The Surprising Benefit Video Games Have For Boys

Prior to the pandemic, many parents worried over the amount of time their children spent playing video games. During the pandemic however, especially in the colder months, video games became a way for kids to communicate and play with their friends. Virtual hangouts offered an alternative to in-person social life, which was desperately needed due to lockdowns. A new study has found that for adolescent boys who play video games, there is a decreased risk of depression (via Healthline).

The large study, published in Psychology Medicine, evaluated 11,341 adolescents from an ongoing research project out of the United Kingdom that has been following children born during the years 2000 – 2002. The Millennium Cohort Study surveyed the children at 11 years old, collecting data on how often they spent playing video games, using social media, and playing on the Internet. At age 14, the researchers surveyed the group regarding depressive symptoms and found that boys who played video games more than once a month, had depression scores as much as 31 percent lower than boys who rarely played.

Gaming may improve social skills and increase happiness

The controversy over video games has been long-standing. Many parents and educators have correlated video games with everything from an increase in violent tendencies to the development of learning problems. But through the years, research has shown that gaming is not as harmful as some might believe, and may even provide benefits to the gamer (via HuffPost). For instance, in some video games, teamwork is essential to win, making communication and interpersonal skills necessary. According to Child Trends, these practiced behaviors help create healthy social development, which helps children maintain higher self-esteem, improve academically, and form healthy relationships.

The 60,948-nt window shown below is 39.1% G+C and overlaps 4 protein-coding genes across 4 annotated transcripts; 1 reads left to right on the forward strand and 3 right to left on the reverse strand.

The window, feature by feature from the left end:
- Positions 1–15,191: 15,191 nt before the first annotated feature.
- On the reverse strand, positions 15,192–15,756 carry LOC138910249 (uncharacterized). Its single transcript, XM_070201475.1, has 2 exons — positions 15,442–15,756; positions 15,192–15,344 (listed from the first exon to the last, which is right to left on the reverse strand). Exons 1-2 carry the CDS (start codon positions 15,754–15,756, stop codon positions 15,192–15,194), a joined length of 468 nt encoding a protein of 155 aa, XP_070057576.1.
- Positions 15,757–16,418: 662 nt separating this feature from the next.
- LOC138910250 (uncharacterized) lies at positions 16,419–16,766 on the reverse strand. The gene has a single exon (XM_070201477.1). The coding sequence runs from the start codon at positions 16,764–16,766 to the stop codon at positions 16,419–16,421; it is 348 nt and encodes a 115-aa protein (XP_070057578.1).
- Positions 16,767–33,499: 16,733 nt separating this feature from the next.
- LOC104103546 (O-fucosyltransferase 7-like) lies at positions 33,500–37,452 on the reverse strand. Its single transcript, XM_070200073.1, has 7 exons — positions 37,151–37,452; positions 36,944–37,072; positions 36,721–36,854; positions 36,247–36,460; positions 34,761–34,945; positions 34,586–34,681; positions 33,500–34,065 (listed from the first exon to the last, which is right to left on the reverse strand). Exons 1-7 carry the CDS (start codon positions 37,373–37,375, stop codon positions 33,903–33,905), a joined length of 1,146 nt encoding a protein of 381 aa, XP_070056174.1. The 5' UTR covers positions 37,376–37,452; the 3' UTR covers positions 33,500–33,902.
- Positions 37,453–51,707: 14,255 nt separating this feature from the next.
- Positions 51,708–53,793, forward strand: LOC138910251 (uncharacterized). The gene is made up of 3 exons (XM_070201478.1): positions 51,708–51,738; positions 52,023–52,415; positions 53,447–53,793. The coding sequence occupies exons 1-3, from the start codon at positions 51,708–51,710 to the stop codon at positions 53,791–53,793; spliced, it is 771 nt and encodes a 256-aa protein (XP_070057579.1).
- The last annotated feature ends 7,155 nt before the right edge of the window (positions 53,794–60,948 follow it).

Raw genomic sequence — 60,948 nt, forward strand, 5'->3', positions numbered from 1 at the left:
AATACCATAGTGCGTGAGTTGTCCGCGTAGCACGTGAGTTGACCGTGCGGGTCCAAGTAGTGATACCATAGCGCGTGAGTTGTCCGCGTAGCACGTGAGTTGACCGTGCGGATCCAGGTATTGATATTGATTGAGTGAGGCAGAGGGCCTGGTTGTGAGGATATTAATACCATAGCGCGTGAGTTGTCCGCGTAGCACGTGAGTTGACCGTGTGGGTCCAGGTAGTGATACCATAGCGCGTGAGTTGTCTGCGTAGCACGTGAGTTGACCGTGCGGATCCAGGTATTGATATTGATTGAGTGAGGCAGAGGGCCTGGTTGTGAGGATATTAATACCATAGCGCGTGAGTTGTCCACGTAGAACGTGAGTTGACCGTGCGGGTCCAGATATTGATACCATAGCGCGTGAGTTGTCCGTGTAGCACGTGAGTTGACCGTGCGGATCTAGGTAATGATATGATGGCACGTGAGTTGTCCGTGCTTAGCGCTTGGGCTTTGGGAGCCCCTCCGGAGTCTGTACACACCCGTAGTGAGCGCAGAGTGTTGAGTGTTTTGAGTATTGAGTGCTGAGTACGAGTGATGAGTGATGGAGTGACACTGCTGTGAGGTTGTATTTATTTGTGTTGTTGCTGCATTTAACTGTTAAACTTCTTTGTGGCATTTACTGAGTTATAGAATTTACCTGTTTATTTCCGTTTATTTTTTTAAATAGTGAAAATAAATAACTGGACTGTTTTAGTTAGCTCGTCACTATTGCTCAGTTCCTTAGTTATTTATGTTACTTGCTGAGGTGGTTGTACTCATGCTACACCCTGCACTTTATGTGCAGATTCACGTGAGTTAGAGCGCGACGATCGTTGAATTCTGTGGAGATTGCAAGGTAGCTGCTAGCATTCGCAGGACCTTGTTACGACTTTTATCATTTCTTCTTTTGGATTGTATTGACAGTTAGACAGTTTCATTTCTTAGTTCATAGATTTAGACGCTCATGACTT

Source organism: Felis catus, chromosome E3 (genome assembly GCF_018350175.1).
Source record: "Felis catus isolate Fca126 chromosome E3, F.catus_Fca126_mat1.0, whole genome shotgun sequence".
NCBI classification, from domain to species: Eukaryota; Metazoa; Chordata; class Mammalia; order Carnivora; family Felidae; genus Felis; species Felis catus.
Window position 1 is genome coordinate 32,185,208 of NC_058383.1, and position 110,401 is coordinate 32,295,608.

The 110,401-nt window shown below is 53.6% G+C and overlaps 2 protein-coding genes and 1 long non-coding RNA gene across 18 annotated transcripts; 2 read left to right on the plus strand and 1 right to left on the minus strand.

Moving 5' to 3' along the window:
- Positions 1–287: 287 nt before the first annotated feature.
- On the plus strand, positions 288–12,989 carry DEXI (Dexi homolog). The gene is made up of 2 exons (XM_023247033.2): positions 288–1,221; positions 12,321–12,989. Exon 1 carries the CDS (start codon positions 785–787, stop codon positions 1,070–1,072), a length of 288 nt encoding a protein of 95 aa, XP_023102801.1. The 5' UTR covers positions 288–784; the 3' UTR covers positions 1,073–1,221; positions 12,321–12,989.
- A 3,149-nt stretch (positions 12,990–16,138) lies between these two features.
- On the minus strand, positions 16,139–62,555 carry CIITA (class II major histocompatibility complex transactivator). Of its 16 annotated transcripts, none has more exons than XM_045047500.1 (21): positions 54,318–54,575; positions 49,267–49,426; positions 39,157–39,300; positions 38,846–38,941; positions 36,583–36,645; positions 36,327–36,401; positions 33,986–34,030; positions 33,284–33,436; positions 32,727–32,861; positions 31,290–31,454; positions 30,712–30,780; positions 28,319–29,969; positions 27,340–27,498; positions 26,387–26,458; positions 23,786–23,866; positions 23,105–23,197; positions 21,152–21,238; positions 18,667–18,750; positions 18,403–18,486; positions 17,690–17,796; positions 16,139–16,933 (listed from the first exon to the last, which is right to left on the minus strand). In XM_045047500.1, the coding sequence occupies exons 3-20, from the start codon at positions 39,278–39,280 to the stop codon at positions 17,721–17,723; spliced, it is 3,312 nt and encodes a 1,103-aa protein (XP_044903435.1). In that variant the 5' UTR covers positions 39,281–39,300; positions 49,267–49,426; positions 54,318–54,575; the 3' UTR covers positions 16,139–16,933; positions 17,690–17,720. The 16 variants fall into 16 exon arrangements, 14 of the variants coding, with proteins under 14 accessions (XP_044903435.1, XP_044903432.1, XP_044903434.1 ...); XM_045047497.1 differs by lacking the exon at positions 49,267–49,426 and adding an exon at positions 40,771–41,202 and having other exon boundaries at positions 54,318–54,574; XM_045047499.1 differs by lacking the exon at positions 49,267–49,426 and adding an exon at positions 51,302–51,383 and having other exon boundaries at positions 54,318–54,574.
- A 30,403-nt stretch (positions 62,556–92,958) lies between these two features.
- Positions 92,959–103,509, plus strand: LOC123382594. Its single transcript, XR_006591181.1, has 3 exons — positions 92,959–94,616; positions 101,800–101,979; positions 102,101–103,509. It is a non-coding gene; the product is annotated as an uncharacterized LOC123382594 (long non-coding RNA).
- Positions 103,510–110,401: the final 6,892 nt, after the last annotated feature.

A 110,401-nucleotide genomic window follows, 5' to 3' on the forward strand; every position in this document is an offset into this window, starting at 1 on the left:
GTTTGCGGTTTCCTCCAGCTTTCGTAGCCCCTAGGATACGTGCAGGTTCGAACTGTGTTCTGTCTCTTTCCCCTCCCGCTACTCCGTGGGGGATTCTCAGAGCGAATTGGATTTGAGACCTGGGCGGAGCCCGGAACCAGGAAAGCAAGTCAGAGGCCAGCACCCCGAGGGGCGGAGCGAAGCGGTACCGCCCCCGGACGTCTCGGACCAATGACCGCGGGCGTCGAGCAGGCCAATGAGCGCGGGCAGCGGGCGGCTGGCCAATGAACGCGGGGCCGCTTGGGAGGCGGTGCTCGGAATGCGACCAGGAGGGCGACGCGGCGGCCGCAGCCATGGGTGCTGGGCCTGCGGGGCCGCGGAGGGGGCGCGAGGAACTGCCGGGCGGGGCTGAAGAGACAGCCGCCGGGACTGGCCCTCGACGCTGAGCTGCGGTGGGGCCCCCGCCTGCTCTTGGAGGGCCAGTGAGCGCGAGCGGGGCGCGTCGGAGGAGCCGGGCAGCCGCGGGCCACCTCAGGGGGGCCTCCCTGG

Some research suggests that video games help relieve stress and increase feelings of happiness, both which can decrease the risk of developing depression (via Washington Post). For adolescent boys who play video games, the Millennium Cohort Study finding of 24 to 31 percent lower risk of developing depression is something to take into consideration. Dr. Jason Nagata, assistant professor of Pediatrics in the School of Medicine at the University of California, emphasizes "Especially during the pandemic, screen time can have important benefits, including education, physical activity, and socialization."

Further research is needed to fully understand how video games can affect the mental health of adolescents. However, the current data is promising and may ease the stress parents feel over allowing their children gaming time.